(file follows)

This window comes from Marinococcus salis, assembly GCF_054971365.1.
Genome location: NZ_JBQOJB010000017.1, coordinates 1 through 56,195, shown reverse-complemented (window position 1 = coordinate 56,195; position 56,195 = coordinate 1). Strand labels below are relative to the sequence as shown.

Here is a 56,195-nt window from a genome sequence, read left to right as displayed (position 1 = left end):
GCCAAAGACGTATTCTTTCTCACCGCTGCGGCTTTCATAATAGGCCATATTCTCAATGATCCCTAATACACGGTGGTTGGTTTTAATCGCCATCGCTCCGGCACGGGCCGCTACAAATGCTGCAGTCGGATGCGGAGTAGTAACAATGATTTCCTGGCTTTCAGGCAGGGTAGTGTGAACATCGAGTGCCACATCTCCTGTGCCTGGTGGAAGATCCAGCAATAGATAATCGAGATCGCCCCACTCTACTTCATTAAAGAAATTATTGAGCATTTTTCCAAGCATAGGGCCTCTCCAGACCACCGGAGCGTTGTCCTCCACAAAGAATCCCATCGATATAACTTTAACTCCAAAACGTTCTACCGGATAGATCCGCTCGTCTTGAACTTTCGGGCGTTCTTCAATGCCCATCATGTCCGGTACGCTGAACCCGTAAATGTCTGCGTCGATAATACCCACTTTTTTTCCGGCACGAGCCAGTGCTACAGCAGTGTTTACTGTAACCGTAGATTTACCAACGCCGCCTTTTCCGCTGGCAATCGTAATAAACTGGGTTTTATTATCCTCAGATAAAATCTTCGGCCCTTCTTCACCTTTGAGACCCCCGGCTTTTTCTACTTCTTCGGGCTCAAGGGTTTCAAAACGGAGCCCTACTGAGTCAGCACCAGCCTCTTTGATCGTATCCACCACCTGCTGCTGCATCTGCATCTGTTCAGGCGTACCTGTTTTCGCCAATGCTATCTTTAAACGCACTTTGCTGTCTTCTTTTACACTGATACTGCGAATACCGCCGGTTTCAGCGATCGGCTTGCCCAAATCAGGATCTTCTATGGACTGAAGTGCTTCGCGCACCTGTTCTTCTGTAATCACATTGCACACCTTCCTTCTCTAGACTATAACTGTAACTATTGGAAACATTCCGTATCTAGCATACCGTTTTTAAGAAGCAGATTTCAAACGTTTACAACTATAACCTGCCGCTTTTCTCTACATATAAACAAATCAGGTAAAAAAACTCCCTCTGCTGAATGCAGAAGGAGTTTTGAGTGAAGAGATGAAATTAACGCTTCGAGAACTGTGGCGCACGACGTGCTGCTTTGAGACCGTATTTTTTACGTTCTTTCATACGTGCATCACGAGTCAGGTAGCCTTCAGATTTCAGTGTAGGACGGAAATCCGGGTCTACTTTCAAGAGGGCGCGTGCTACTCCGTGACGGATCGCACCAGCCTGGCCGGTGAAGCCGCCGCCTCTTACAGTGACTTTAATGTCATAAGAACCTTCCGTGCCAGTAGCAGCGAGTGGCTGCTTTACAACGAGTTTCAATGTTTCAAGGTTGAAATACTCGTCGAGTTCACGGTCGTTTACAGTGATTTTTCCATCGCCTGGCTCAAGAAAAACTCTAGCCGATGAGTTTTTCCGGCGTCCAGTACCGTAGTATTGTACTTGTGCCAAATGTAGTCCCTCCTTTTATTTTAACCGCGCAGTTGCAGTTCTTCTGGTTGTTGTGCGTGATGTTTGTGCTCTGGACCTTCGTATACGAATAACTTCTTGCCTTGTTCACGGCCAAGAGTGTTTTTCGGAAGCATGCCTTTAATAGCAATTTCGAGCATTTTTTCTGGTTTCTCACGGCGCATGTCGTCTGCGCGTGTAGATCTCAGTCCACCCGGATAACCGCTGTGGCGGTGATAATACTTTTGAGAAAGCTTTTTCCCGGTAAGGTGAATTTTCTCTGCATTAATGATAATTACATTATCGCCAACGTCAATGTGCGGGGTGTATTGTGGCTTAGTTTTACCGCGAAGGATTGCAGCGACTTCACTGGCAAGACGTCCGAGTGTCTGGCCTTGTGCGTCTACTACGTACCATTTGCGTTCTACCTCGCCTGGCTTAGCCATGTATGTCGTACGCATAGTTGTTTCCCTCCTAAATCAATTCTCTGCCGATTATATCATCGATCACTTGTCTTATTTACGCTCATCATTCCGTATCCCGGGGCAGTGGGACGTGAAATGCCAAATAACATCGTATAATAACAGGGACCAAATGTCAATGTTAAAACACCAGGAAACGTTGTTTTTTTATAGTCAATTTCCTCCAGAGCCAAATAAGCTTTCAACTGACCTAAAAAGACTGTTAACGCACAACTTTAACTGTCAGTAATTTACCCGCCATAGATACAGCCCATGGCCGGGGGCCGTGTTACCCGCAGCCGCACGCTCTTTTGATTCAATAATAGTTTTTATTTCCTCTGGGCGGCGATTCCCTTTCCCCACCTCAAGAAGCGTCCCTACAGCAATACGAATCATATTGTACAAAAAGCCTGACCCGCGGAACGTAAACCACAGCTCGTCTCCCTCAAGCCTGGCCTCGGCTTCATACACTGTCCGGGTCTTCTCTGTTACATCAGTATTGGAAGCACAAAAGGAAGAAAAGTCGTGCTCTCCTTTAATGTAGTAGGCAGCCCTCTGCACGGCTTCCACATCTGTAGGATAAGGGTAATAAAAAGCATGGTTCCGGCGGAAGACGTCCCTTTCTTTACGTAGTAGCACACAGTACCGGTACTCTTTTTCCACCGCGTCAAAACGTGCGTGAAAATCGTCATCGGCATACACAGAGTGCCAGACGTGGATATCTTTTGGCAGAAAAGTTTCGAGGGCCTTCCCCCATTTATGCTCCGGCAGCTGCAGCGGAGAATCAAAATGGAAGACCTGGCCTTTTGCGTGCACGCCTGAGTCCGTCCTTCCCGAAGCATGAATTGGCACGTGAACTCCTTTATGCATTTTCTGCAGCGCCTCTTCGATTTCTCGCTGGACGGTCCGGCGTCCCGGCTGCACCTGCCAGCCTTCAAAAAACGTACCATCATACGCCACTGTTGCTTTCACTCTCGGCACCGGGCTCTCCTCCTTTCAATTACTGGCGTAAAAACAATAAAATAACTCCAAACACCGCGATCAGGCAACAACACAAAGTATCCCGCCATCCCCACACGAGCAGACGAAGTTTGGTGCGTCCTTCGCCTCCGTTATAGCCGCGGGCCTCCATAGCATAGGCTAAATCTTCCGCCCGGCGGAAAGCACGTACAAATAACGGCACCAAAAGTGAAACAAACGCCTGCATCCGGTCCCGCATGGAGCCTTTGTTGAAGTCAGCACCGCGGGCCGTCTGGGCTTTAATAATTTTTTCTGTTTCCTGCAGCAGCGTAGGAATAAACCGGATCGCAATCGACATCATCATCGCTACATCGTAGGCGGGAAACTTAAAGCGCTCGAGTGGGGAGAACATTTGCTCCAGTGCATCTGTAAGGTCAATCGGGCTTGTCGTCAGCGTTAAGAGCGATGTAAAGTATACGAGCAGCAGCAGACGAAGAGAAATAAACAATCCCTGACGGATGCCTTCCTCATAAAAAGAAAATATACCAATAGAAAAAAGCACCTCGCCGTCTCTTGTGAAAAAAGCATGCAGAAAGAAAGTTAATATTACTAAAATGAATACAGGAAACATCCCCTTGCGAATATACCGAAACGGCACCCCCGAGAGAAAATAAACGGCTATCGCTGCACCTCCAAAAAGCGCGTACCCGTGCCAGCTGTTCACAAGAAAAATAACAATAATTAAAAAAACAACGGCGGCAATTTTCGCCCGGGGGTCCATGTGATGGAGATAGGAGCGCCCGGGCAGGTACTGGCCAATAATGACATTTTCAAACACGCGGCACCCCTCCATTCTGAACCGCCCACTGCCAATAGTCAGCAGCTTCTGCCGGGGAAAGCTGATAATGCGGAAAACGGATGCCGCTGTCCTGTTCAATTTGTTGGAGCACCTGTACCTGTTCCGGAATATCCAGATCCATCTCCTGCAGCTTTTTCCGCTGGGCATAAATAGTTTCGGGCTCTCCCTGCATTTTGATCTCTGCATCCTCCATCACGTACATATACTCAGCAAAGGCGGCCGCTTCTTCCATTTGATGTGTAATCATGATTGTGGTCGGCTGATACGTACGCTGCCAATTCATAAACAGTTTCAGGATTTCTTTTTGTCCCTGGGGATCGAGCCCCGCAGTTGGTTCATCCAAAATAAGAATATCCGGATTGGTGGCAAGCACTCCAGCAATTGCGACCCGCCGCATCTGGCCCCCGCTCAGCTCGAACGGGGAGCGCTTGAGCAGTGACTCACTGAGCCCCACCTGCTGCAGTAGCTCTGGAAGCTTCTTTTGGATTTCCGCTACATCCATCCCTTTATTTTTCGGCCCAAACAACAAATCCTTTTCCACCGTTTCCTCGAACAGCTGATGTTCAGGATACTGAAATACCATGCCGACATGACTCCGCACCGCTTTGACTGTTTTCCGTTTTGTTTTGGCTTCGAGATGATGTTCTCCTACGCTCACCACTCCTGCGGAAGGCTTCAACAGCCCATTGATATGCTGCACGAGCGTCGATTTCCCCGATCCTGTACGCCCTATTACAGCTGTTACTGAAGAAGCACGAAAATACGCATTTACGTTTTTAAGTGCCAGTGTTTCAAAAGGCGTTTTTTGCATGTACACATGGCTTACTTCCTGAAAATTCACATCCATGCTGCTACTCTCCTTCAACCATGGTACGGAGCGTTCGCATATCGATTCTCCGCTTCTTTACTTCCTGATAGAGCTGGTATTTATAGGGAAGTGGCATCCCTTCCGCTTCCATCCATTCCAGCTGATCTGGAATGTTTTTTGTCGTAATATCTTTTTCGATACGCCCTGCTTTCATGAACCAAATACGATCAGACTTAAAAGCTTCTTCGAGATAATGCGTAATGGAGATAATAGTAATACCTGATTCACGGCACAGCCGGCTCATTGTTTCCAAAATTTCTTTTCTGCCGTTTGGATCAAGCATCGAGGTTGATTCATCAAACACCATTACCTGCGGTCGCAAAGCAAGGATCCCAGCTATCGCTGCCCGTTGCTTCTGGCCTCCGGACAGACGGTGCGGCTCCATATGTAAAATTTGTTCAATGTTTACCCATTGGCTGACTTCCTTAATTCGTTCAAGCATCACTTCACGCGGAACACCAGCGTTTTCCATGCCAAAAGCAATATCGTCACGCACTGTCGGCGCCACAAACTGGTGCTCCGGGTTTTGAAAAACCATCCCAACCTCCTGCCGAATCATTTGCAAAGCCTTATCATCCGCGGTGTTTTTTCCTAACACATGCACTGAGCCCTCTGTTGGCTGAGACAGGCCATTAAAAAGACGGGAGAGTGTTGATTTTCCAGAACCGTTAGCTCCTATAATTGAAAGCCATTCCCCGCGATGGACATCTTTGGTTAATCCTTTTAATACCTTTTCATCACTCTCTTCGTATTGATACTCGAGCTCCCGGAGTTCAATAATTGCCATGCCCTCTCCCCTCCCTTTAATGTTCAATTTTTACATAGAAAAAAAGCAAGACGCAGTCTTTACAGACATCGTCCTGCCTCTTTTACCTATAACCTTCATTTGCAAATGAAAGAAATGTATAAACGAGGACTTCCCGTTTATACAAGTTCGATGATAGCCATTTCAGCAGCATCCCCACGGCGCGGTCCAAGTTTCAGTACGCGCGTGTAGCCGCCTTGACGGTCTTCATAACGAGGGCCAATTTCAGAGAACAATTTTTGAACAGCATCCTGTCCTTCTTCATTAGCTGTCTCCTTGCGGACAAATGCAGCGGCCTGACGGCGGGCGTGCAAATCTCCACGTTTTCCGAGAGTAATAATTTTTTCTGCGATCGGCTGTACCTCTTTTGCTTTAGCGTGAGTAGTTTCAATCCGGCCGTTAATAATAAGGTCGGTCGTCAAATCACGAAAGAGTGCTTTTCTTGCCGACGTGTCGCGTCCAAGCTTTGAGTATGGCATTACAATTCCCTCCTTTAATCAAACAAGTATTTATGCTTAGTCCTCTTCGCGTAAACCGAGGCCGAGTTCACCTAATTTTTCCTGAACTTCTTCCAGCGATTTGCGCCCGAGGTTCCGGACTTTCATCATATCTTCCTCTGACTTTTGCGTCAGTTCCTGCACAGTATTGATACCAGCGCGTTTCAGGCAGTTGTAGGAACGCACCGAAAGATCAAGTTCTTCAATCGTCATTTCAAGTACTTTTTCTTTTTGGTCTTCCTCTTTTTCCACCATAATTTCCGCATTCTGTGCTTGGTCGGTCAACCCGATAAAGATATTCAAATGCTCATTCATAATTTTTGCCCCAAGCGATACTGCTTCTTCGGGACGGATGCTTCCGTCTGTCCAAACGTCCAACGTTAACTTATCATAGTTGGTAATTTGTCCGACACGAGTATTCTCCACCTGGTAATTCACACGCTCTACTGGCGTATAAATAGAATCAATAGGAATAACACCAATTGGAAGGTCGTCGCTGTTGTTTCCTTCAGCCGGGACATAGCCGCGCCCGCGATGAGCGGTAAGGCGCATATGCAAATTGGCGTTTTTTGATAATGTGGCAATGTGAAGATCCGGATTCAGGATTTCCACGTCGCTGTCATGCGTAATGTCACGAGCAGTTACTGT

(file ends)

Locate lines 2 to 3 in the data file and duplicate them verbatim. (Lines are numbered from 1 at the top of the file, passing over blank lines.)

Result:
Genome location: NZ_JBQOJB010000017.1, coordinates 1 through 56,195, shown reverse-complemented (window position 1 = coordinate 56,195; position 56,195 = coordinate 1). Strand labels below are relative to the sequence as shown.

Here is a 56,195-nt window from a genome sequence, read left to right as displayed (position 1 = left end):